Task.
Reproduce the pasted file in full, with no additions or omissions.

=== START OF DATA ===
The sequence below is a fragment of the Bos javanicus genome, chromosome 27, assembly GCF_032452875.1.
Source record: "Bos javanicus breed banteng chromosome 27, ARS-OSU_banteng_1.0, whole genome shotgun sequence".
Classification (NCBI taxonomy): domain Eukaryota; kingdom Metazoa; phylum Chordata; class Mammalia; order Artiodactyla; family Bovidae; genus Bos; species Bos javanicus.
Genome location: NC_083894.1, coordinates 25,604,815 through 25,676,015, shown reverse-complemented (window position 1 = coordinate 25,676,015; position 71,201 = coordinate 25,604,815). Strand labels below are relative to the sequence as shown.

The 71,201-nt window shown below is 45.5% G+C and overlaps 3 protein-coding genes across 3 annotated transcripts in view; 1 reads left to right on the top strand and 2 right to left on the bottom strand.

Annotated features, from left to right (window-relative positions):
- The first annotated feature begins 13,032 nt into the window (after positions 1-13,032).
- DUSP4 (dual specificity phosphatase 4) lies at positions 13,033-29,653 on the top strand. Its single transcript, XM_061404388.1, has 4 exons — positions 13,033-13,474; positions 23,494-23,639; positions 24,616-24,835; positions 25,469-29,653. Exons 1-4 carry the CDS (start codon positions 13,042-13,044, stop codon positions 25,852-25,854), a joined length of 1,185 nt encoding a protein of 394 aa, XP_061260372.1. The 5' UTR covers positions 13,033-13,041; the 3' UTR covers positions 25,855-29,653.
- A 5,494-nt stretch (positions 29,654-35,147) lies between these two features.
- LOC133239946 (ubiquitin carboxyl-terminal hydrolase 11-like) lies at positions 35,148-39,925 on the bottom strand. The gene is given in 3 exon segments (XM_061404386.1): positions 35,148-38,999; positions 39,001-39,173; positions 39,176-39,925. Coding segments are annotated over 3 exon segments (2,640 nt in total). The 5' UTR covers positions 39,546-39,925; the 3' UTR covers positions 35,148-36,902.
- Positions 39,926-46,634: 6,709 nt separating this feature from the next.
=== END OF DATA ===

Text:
The sequence below is a fragment of the Bos javanicus genome, chromosome 27, assembly GCF_032452875.1.
Source record: "Bos javanicus breed banteng chromosome 27, ARS-OSU_banteng_1.0, whole genome shotgun sequence".
Classification (NCBI taxonomy): domain Eukaryota; kingdom Metazoa; phylum Chordata; class Mammalia; order Artiodactyla; family Bovidae; genus Bos; species Bos javanicus.
Genome location: NC_083894.1, coordinates 25,604,815 through 25,676,015, shown reverse-complemented (window position 1 = coordinate 25,676,015; position 71,201 = coordinate 25,604,815). Strand labels below are relative to the sequence as shown.

The 71,201-nt window shown below is 45.5% G+C and overlaps 3 protein-coding genes across 3 annotated transcripts in view; 1 reads left to right on the top strand and 2 right to left on the bottom strand.

Annotated features, from left to right (window-relative positions):
- The first annotated feature begins 13,032 nt into the window (after positions 1-13,032).
- DUSP4 (dual specificity phosphatase 4) lies at positions 13,033-29,653 on the top strand. Its single transcript, XM_061404388.1, has 4 exons — positions 13,033-13,474; positions 23,494-23,639; positions 24,616-24,835; positions 25,469-29,653. Exons 1-4 carry the CDS (start codon positions 13,042-13,044, stop codon positions 25,852-25,854), a joined length of 1,185 nt encoding a protein of 394 aa, XP_061260372.1. The 5' UTR covers positions 13,033-13,041; the 3' UTR covers positions 25,855-29,653.
- A 5,494-nt stretch (positions 29,654-35,147) lies between these two features.
- LOC133239946 (ubiquitin carboxyl-terminal hydrolase 11-like) lies at positions 35,148-39,925 on the bottom strand. The gene is given in 3 exon segments (XM_061404386.1): positions 35,148-38,999; positions 39,001-39,173; positions 39,176-39,925. Coding segments are annotated over 3 exon segments (2,640 nt in total). The 5' UTR covers positions 39,546-39,925; the 3' UTR covers positions 35,148-36,902.
- Positions 39,926-46,634: 6,709 nt separating this feature from the next.